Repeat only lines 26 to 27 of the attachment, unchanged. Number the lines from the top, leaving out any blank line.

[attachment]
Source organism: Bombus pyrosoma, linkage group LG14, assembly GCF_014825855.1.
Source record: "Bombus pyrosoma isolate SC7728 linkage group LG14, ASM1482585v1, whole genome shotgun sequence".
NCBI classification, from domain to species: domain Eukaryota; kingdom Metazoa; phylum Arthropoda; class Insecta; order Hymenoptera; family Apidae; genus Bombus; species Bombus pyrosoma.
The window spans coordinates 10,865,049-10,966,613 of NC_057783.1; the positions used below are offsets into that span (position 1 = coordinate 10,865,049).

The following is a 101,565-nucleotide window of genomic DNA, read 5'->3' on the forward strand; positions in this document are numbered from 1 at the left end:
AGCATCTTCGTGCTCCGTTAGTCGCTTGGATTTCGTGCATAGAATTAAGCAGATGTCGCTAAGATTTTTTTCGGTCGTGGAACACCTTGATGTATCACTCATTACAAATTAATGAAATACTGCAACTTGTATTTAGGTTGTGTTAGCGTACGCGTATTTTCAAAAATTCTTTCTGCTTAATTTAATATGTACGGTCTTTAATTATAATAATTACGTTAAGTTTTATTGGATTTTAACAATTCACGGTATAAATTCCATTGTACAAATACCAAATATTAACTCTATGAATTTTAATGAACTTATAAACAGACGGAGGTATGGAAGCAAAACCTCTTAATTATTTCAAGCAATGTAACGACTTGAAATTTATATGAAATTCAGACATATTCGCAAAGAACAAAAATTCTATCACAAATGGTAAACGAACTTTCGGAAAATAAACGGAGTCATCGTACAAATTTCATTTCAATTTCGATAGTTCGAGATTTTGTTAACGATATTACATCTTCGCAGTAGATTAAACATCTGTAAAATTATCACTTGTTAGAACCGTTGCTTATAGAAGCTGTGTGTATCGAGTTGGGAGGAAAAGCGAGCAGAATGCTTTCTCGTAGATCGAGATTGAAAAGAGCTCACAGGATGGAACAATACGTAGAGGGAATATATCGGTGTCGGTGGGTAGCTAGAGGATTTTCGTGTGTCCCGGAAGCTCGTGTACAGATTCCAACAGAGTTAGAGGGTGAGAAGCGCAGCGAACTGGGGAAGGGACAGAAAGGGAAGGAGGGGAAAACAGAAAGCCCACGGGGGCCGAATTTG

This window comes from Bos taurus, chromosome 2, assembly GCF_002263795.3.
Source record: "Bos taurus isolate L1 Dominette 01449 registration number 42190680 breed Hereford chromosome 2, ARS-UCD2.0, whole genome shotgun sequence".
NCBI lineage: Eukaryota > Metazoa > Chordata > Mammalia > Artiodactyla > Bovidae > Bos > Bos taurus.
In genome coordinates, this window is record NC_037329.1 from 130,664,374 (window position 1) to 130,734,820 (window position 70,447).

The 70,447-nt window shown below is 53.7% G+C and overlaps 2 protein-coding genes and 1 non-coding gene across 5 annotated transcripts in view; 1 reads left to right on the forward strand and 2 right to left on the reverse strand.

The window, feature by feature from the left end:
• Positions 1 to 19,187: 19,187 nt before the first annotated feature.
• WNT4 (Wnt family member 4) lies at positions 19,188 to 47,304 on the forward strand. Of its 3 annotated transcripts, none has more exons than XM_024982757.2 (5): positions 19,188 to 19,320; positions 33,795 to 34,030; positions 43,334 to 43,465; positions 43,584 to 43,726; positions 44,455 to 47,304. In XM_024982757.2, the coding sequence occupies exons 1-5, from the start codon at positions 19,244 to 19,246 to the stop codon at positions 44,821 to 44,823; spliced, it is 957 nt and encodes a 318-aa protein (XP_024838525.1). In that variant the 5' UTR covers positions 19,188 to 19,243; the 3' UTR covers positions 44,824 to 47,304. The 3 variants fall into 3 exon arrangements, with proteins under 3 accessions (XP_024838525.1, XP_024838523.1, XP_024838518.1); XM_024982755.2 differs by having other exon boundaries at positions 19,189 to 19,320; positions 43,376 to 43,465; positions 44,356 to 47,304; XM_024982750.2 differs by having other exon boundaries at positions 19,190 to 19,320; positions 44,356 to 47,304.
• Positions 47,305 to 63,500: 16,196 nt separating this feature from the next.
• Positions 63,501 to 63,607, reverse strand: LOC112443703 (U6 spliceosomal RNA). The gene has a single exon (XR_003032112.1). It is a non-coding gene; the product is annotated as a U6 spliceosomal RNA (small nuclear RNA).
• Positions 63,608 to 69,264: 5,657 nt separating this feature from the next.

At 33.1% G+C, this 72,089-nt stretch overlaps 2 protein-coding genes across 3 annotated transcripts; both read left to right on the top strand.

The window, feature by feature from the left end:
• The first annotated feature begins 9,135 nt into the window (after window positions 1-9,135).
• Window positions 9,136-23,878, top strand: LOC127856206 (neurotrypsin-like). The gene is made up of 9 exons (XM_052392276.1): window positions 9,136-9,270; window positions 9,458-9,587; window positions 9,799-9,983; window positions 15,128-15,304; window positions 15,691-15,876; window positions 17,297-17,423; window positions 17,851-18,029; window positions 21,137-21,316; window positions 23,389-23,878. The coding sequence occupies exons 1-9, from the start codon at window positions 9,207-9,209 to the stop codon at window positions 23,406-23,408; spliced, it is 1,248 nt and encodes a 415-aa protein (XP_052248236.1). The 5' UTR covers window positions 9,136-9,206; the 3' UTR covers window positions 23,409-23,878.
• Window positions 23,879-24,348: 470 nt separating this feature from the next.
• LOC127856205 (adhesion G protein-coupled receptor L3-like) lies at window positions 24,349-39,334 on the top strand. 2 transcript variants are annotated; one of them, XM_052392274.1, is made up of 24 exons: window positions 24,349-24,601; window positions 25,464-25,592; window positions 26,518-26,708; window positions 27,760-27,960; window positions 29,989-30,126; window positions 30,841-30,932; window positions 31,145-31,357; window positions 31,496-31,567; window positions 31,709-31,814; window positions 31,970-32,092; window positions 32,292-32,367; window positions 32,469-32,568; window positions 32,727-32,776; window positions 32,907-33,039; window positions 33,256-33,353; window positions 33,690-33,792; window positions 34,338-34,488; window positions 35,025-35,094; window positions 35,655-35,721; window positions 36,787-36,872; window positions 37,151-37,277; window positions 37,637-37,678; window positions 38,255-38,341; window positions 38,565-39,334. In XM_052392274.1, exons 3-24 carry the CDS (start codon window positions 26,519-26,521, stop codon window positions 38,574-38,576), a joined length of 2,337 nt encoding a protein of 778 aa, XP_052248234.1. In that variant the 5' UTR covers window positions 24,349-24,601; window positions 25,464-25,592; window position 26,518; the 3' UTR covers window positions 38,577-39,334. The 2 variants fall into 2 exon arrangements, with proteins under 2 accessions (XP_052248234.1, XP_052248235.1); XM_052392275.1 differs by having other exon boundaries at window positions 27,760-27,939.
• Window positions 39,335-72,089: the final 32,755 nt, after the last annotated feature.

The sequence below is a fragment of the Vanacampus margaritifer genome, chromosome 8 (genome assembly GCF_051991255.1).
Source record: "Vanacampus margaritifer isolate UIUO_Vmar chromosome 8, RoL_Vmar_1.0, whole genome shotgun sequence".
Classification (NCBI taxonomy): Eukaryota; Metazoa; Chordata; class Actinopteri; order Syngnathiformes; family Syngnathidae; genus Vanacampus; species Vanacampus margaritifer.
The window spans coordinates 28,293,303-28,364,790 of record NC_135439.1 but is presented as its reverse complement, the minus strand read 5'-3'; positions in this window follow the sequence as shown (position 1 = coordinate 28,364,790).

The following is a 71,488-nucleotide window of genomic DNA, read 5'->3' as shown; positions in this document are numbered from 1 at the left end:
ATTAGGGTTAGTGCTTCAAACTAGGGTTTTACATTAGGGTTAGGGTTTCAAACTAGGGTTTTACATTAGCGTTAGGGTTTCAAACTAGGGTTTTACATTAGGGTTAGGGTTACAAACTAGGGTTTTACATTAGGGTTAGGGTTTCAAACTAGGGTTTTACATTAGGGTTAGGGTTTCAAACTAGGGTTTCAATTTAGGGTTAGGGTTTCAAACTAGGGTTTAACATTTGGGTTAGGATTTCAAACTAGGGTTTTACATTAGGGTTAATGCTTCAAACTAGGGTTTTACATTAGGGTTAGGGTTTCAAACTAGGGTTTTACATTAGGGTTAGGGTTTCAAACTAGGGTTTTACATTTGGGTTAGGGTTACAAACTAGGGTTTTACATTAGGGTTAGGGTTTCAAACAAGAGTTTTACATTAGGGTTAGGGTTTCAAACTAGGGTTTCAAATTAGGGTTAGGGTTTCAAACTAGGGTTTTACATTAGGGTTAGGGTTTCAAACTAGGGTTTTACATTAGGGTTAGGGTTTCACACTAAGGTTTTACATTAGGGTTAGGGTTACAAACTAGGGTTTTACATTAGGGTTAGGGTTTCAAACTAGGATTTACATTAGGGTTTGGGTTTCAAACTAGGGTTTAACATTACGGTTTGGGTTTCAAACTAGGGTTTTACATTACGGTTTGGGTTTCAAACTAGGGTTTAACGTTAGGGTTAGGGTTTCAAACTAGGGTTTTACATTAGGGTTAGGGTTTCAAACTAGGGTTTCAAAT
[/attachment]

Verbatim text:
Source record: "Vanacampus margaritifer isolate UIUO_Vmar chromosome 8, RoL_Vmar_1.0, whole genome shotgun sequence".
Classification (NCBI taxonomy): Eukaryota; Metazoa; Chordata; class Actinopteri; order Syngnathiformes; family Syngnathidae; genus Vanacampus; species Vanacampus margaritifer.